Settle In For Lower Rates

The Fed should admit it plans to raise interest rates only once it sees stronger economic growth, calm global conditions, and a sustainable upward trend in inflation.

 
 

The Federal Reserve issued its FOMC statement on Wednesday. Yellen followed up the dovish release by confirming a cautious stance, citing the British vote on whether to exit the European Union as a factor in the Fed's decision.

 

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Although the FOMC statement and Yellen upgraded economic activity, they downgraded job growth. Apparently, the Fed is worried the 35,000 gain in May might go from "it was just one month" to it's now been "several months."

Yellen said tightening will stay on the table for any future meeting, but it's clear it will be at the end of table. In responding to questions about the Fed's lower rate forecast — the dot game, as I call it — Yellen said rates could be lower for longer than the Fed anticipated.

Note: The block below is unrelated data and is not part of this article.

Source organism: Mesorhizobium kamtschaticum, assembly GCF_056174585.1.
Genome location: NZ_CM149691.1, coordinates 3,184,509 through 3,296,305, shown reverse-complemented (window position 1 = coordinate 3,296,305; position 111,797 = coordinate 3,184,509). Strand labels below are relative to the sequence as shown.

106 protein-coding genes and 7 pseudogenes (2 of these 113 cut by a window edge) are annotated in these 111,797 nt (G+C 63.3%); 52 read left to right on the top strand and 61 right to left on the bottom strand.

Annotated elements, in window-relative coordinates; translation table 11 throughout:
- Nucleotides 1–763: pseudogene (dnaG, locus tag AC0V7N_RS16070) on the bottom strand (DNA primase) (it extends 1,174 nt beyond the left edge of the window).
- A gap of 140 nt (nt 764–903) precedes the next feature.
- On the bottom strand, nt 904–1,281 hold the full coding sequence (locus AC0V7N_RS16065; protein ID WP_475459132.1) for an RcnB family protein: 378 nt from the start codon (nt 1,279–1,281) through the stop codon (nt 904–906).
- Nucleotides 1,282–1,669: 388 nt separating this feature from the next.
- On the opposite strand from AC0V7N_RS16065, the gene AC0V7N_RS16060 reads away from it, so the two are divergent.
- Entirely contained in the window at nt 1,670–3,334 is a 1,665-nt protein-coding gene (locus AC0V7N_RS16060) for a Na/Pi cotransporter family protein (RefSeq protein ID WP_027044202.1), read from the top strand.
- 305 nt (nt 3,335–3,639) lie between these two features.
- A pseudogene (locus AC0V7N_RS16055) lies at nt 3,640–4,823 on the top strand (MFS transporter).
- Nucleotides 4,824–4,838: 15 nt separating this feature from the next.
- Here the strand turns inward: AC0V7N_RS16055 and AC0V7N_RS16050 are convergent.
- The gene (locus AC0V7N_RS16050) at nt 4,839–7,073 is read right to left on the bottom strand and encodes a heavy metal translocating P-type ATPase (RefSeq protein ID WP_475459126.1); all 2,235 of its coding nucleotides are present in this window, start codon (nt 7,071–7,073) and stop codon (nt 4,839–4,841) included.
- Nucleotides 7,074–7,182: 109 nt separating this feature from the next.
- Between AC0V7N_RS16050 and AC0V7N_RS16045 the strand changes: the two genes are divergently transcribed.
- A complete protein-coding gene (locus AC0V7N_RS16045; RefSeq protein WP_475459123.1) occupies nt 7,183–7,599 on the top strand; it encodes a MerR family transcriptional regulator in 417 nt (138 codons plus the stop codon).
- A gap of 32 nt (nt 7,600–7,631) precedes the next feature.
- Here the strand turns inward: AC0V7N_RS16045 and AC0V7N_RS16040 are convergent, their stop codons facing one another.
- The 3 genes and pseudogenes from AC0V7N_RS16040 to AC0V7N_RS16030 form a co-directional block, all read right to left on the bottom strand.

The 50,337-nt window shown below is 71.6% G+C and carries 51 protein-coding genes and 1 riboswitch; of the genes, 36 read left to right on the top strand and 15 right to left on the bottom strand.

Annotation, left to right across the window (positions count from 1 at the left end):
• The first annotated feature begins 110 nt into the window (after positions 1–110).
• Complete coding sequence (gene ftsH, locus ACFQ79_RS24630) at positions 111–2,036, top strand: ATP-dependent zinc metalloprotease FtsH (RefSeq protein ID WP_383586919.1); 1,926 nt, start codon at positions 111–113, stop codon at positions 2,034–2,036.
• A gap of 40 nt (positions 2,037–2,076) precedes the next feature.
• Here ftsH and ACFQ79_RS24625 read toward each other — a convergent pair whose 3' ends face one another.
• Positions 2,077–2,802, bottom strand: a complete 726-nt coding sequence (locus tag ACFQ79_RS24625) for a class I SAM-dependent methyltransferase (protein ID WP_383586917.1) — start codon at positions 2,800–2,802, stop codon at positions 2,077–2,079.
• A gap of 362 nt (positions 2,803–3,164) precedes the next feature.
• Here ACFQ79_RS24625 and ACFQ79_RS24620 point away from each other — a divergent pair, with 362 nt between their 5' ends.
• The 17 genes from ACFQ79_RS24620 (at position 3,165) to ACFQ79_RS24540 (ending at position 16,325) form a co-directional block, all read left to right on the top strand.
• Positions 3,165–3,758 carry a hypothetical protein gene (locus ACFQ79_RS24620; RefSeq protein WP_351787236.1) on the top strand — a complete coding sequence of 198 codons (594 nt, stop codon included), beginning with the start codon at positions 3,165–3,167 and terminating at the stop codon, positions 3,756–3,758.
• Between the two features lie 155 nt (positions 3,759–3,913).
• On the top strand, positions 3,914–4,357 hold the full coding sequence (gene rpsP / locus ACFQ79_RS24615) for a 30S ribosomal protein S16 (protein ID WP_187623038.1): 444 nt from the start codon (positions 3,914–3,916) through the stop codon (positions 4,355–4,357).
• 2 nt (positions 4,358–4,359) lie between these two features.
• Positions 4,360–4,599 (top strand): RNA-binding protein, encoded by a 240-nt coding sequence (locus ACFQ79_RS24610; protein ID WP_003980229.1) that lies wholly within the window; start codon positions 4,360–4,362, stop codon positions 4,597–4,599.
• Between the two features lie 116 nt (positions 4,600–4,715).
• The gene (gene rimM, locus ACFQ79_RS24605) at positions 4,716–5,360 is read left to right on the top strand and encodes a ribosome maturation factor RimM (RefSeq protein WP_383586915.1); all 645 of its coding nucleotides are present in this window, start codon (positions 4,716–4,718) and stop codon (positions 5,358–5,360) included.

Several economists and analysts made a big deal out of the Fed's dot game.

Fed officials significantly lowered forward rate expectations from the April meeting. They lowered the expected funds rate by 60-70 basis points for the end of 2017 and 2018 — to 1.60% and 2.40%.

Read more about analyst reaction to the Fed's interest rate forecast.

Dwight Johnston is the chief economist of the California and Nevada Credit Union Leagues and president of Dwight Johnston Economics. He is the author of a popular commentary site and is a frequent speaker at credit union board planning sessions and industry conferences.

 
 

June 16, 2016


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